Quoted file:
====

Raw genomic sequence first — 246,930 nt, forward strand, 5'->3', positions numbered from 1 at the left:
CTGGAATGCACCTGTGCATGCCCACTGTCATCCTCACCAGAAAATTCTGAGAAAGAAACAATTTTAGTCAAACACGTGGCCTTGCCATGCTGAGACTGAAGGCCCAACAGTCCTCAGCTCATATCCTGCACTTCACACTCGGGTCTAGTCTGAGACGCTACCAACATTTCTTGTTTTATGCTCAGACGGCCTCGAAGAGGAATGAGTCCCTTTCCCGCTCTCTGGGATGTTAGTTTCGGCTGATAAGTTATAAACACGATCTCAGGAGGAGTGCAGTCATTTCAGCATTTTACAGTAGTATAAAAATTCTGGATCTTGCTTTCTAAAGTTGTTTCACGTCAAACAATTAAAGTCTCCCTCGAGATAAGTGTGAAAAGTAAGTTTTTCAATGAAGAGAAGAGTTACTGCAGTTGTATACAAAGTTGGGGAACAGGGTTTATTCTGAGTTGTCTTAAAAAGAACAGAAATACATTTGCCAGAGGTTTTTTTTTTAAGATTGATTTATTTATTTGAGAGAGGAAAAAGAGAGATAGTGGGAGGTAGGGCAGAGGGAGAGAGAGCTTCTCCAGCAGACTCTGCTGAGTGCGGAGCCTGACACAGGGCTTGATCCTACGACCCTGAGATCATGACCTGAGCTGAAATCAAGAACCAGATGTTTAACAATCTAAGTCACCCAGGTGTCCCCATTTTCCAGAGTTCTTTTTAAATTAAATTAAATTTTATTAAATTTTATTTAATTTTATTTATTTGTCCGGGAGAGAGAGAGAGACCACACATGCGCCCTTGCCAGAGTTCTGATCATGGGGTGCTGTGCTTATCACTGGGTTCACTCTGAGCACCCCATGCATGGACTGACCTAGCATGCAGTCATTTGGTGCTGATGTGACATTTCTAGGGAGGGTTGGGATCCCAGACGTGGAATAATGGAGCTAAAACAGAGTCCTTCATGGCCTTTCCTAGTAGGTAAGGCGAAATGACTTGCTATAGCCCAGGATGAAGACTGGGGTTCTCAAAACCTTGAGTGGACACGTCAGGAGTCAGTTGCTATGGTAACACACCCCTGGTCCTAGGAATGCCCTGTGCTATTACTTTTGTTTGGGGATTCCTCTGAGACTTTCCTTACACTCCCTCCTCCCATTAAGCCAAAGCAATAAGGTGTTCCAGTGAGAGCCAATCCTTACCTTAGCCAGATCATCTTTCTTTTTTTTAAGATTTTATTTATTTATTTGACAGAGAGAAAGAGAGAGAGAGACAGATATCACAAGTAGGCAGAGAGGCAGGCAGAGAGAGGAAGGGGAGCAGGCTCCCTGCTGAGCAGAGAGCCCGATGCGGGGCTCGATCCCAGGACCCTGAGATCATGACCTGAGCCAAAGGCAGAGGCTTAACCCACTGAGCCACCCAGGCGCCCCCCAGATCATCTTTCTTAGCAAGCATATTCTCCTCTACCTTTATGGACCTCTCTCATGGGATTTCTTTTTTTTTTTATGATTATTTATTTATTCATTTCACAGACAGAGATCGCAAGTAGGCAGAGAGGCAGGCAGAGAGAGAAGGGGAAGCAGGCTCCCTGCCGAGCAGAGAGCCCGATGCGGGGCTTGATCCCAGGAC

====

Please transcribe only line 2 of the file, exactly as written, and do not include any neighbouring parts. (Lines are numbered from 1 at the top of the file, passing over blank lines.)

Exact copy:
CTGGAATGCACCTGTGCATGCCCACTGTCATCCTCACCAGAAAATTCTGAGAAAGAAACAATTTTAGTCAAACACGTGGCCTTGCCATGCTGAGACTGAAGGCCCAACAGTCCTCAGCTCATATCCTGCACTTCACACTCGGGTCTAGTCTGAGACGCTACCAACATTTCTTGTTTTATGCTCAGACGGCCTCGAAGAGGAATGAGTCCCTTTCCCGCTCTCTGGGATGTTAGTTTCGGCTGATAAGTTATAAACACGATCTCAGGAGGAGTGCAGTCATTTCAGCATTTTACAGTAGTATAAAAATTCTGGATCTTGCTTTCTAAAGTTGTTTCACGTCAAACAATTAAAGTCTCCCTCGAGATAAGTGTGAAAAGTAAGTTTTTCAATGAAGAGAAGAGTTACTGCAGTTGTATACAAAGTTGGGGAACAGGGTTTATTCTGAGTTGTCTTAAAAAGAACAGAAATACATTTGCCAGAGGTTTTTTTTTTAAGATTGATTTATTTATTTGAGAGAGGAAAAAGAGAGATAGTGGGAGGTAGGGCAGAGGGAGAGAGAGCTTCTCCAGCAGACTCTGCTGAGTGCGGAGCCTGACACAGGGCTTGATCCTACGACCCTGAGATCATGACCTGAGCTGAAATCAAGAACCAGATGTTTAACAATCTAAGTCACCCAGGTGTCCCCATTTTCCAGAGTTCTTTTTAAATTAAATTAAATTTTATTAAATTTTATTTAATTTTATTTATTTGTCCGGGAGAGAGAGAGAGACCACACATGCGCCCTTGCCAGAGTTCTGATCATGGGGTGCTGTGCTTATCACTGGGTTCACTCTGAGCACCCCATGCATGGACTGACCTAGCATGCAGTCATTTGGTGCTGATGTGACATTTCTAGGGAGGGTTGGGATCCCAGACGTGGAATAATGGAGCTAAAACAGAGTCCTTCATGGCCTTTCCTAGTAGGTAAGGCGAAATGACTTGCTATAGCCCAGGATGAAGACTGGGGTTCTCAAAACCTTGAGTGGACACGTCAGGAGTCAGTTGCTATGGTAACACACCCCTGGTCCTAGGAATGCCCTGTGCTATTACTTTTGTTTGGGGATTCCTCTGAGACTTTCCTTACACTCCCTCCTCCCATTAAGCCAAAGCAATAAGGTGTTCCAGTGAGAGCCAATCCTTACCTTAGCCAGATCATCTTTCTTTTTTTTAAGATTTTATTTATTTATTTGACAGAGAGAAAGAGAGAGAGAGACAGATATCACAAGTAGGCAGAGAGGCAGGCAGAGAGAGGAAGGGGAGCAGGCTCCCTGCTGAGCAGAGAGCCCGATGCGGGGCTCGATCCCAGGACCCTGAGATCATGACCTGAGCCAAAGGCAGAGGCTTAACCCACTGAGCCACCCAGGCGCCCCCCAGATCATCTTTCTTAGCAAGCATATTCTCCTCTACCTTTATGGACCTCTCTCATGGGATTTCTTTTTTTTTTTATGATTATTTATTTATTCATTTCACAGACAGAGATCGCAAGTAGGCAGAGAGGCAGGCAGAGAGAGAAGGGGAAGCAGGCTCCCTGCCGAGCAGAGAGCCCGATGCGGGGCTTGATCCCAGGAC